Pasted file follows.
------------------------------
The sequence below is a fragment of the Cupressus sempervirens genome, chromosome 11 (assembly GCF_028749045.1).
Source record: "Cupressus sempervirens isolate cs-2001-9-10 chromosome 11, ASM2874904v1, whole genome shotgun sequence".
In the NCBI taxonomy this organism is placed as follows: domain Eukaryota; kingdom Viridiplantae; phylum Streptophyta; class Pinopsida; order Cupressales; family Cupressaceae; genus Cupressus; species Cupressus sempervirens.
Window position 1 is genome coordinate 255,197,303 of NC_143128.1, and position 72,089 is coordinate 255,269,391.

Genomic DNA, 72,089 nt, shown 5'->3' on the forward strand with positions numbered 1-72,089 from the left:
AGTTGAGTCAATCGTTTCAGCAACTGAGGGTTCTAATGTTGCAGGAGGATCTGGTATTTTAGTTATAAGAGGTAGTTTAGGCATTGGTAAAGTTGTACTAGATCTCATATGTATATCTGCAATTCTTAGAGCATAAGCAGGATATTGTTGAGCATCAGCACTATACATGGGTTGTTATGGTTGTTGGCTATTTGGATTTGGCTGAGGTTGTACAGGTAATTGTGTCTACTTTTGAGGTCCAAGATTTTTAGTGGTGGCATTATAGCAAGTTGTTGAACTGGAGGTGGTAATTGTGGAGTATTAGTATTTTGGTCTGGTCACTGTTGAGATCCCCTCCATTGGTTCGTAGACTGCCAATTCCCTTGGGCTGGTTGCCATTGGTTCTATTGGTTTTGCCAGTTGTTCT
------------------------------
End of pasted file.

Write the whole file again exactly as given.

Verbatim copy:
The sequence below is a fragment of the Cupressus sempervirens genome, chromosome 11 (assembly GCF_028749045.1).
Source record: "Cupressus sempervirens isolate cs-2001-9-10 chromosome 11, ASM2874904v1, whole genome shotgun sequence".
In the NCBI taxonomy this organism is placed as follows: domain Eukaryota; kingdom Viridiplantae; phylum Streptophyta; class Pinopsida; order Cupressales; family Cupressaceae; genus Cupressus; species Cupressus sempervirens.
Window position 1 is genome coordinate 255,197,303 of NC_143128.1, and position 72,089 is coordinate 255,269,391.

Genomic DNA, 72,089 nt, shown 5'->3' on the forward strand with positions numbered 1-72,089 from the left:
AGTTGAGTCAATCGTTTCAGCAACTGAGGGTTCTAATGTTGCAGGAGGATCTGGTATTTTAGTTATAAGAGGTAGTTTAGGCATTGGTAAAGTTGTACTAGATCTCATATGTATATCTGCAATTCTTAGAGCATAAGCAGGATATTGTTGAGCATCAGCACTATACATGGGTTGTTATGGTTGTTGGCTATTTGGATTTGGCTGAGGTTGTACAGGTAATTGTGTCTACTTTTGAGGTCCAAGATTTTTAGTGGTGGCATTATAGCAAGTTGTTGAACTGGAGGTGGTAATTGTGGAGTATTAGTATTTTGGTCTGGTCACTGTTGAGATCCCCTCCATTGGTTCGTAGACTGCCAATTCCCTTGGGCTGGTTGCCATTGGTTCTATTGGTTTTGCCAGTTGTTCT